Great Lakes News

Great Lakes News

Students Design Microbead Filter

05-Jun-2016

A group of nine innovative secondary school students from Mississauga, Ontario, think they’ve found the solution to microbead pollution in the Great Lakes. The student team has worked together for seven months to design a filtration system to be added to the end of existing sewage filtration systems, which would target microbeads and small plastics.

Microbeads are tiny pieces of plastic — often about half a millimeter in size — commonly found in toothpastes, face cleansers and body scrubs to exfoliate the skin. With their small size, microbeads easily slip through filtration systems and enter waterways.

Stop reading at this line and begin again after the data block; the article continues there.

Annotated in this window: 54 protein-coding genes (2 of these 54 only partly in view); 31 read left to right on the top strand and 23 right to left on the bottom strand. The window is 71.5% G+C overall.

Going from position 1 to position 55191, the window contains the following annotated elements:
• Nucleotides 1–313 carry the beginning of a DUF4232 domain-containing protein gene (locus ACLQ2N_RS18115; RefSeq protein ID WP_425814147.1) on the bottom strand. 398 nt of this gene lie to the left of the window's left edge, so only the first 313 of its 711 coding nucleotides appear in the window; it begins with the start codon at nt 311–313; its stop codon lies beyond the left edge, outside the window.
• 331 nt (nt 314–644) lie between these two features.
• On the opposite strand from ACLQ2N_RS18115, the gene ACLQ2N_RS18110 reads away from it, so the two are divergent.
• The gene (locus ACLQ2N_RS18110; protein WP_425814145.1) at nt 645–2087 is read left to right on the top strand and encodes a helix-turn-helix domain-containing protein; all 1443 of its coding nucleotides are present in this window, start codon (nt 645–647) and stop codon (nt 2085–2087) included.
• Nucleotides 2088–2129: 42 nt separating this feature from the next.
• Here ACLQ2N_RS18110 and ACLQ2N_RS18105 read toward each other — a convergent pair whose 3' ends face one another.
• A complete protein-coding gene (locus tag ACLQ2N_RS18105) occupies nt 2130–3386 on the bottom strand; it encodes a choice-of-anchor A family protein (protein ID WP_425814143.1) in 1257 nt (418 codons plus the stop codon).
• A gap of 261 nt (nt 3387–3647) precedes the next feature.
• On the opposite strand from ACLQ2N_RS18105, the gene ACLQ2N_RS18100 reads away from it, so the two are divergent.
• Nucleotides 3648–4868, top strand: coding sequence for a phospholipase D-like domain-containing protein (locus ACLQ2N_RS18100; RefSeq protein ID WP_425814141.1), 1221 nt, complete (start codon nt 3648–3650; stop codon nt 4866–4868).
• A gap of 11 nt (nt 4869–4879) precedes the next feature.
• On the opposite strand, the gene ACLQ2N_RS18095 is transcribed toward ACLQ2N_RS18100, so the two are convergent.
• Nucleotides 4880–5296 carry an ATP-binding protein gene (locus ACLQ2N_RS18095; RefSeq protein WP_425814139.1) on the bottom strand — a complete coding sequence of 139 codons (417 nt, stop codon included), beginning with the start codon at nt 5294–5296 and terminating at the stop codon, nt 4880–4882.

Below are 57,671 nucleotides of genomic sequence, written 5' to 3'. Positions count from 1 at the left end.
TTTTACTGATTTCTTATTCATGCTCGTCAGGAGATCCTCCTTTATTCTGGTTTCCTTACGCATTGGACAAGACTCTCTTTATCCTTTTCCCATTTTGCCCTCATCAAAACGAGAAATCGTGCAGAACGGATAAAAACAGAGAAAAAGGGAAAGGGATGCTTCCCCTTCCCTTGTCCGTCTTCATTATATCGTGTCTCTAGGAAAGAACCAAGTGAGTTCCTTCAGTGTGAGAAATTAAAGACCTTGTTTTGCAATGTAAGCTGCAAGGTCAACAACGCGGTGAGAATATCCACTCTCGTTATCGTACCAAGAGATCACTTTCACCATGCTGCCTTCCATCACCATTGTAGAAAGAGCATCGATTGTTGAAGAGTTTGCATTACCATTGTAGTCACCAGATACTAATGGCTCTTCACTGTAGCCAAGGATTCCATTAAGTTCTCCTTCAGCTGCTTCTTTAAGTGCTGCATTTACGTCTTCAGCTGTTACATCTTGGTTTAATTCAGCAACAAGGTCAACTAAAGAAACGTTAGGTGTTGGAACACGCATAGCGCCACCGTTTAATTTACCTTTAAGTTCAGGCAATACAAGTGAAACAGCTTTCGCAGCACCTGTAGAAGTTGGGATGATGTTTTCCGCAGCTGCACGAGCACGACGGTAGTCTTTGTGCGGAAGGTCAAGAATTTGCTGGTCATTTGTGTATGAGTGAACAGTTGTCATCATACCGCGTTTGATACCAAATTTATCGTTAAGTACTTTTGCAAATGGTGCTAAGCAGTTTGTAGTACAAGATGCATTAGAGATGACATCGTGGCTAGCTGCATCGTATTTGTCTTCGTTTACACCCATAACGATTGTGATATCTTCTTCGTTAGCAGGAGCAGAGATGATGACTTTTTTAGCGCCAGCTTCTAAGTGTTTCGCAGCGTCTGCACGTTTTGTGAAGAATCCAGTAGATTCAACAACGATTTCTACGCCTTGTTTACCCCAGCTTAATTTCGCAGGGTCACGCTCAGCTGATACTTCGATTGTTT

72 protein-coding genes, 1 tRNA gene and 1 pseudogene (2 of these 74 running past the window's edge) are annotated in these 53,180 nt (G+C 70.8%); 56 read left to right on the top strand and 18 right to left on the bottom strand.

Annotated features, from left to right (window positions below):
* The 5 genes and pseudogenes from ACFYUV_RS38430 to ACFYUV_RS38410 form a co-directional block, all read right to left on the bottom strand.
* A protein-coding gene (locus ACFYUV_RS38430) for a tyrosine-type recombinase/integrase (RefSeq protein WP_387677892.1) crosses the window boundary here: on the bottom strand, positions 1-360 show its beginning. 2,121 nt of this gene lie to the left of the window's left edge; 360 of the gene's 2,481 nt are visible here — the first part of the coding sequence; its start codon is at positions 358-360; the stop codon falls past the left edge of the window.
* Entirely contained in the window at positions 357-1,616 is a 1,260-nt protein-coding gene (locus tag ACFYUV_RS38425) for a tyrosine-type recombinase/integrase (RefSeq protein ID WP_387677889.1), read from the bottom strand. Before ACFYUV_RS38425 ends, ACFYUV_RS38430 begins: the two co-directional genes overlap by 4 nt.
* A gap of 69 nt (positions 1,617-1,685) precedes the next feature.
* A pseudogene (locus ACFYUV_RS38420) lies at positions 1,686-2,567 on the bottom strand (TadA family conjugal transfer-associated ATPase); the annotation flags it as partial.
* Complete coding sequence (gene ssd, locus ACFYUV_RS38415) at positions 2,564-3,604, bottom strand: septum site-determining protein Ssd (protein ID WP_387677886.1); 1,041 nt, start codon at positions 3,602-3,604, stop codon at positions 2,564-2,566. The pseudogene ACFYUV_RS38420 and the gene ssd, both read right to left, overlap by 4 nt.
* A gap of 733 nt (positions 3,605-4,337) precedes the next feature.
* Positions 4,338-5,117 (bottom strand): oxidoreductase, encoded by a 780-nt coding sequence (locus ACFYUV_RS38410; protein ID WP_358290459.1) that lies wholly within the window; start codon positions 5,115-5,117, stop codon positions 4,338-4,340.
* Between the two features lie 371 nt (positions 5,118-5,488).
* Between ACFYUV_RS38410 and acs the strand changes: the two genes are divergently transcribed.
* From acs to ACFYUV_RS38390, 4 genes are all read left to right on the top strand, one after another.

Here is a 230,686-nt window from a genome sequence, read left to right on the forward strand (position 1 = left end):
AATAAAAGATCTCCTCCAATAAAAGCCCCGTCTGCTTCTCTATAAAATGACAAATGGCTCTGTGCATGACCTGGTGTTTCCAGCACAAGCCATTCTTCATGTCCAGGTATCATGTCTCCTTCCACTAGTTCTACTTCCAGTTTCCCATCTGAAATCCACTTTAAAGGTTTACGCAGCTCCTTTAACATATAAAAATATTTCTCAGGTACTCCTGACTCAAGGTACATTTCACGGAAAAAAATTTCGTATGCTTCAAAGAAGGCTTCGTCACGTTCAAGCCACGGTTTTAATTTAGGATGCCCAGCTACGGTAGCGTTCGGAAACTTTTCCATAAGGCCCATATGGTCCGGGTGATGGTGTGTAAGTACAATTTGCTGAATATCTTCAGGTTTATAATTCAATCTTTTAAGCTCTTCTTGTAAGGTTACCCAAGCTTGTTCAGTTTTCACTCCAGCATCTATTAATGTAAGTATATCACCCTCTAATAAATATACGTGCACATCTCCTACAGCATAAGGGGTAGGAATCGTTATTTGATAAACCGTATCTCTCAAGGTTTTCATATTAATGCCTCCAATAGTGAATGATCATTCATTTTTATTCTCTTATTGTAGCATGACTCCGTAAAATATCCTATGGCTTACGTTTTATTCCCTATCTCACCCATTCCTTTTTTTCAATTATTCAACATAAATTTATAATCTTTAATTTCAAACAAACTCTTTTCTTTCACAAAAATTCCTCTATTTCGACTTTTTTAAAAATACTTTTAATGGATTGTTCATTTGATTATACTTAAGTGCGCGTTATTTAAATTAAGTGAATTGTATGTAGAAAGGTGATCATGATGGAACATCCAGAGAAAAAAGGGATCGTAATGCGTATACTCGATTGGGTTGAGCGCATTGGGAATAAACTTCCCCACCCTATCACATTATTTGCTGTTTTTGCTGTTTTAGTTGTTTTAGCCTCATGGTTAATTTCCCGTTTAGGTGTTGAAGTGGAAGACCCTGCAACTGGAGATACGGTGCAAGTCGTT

The students’ filtration system would use an electric current to charge and attract microbeads, which workers would then clean out, before the beads enter the Great Lakes. In March, the student team became one of 11 finalists in the Canadian Samsung Solve for Tomorrow competition, earning $20,000 for their idea. They’re now aiming for one of the competition’s top two prizes of $50,000 and a spotlight on the AsapSCIENCE YouTube channel. The students say the prize money could make their project a reality.

For more information, visit samsung.com/ca/solvefortomorrow.

Photo Courtesy of MPCA

 

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